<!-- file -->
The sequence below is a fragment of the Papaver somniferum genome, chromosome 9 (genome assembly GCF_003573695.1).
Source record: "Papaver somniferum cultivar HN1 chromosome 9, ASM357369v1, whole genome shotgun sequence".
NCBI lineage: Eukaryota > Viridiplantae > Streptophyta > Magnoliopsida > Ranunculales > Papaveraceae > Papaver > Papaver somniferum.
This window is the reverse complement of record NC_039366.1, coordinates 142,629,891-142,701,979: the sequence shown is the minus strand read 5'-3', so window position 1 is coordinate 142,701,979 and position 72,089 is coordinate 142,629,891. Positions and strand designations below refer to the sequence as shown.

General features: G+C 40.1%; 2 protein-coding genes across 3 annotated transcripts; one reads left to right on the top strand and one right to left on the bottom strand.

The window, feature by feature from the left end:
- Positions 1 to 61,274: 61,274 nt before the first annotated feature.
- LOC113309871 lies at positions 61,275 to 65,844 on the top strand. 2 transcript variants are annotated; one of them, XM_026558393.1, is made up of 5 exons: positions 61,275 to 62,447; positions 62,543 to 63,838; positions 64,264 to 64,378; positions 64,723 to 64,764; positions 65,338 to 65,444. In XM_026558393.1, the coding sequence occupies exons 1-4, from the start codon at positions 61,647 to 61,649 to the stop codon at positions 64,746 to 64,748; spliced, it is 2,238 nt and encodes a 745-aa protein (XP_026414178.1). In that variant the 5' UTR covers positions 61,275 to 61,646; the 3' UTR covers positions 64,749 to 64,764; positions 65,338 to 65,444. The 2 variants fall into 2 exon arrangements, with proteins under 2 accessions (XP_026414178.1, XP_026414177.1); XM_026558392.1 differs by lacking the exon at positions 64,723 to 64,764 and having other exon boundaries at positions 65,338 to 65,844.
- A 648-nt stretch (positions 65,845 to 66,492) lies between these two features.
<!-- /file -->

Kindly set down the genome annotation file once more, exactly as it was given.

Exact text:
The sequence below is a fragment of the Papaver somniferum genome, chromosome 9 (genome assembly GCF_003573695.1).
Source record: "Papaver somniferum cultivar HN1 chromosome 9, ASM357369v1, whole genome shotgun sequence".
NCBI lineage: Eukaryota > Viridiplantae > Streptophyta > Magnoliopsida > Ranunculales > Papaveraceae > Papaver > Papaver somniferum.
This window is the reverse complement of record NC_039366.1, coordinates 142,629,891-142,701,979: the sequence shown is the minus strand read 5'-3', so window position 1 is coordinate 142,701,979 and position 72,089 is coordinate 142,629,891. Positions and strand designations below refer to the sequence as shown.

General features: G+C 40.1%; 2 protein-coding genes across 3 annotated transcripts; one reads left to right on the top strand and one right to left on the bottom strand.

The window, feature by feature from the left end:
- Positions 1 to 61,274: 61,274 nt before the first annotated feature.
- LOC113309871 lies at positions 61,275 to 65,844 on the top strand. 2 transcript variants are annotated; one of them, XM_026558393.1, is made up of 5 exons: positions 61,275 to 62,447; positions 62,543 to 63,838; positions 64,264 to 64,378; positions 64,723 to 64,764; positions 65,338 to 65,444. In XM_026558393.1, the coding sequence occupies exons 1-4, from the start codon at positions 61,647 to 61,649 to the stop codon at positions 64,746 to 64,748; spliced, it is 2,238 nt and encodes a 745-aa protein (XP_026414178.1). In that variant the 5' UTR covers positions 61,275 to 61,646; the 3' UTR covers positions 64,749 to 64,764; positions 65,338 to 65,444. The 2 variants fall into 2 exon arrangements, with proteins under 2 accessions (XP_026414178.1, XP_026414177.1); XM_026558392.1 differs by lacking the exon at positions 64,723 to 64,764 and having other exon boundaries at positions 65,338 to 65,844.
- A 648-nt stretch (positions 65,845 to 66,492) lies between these two features.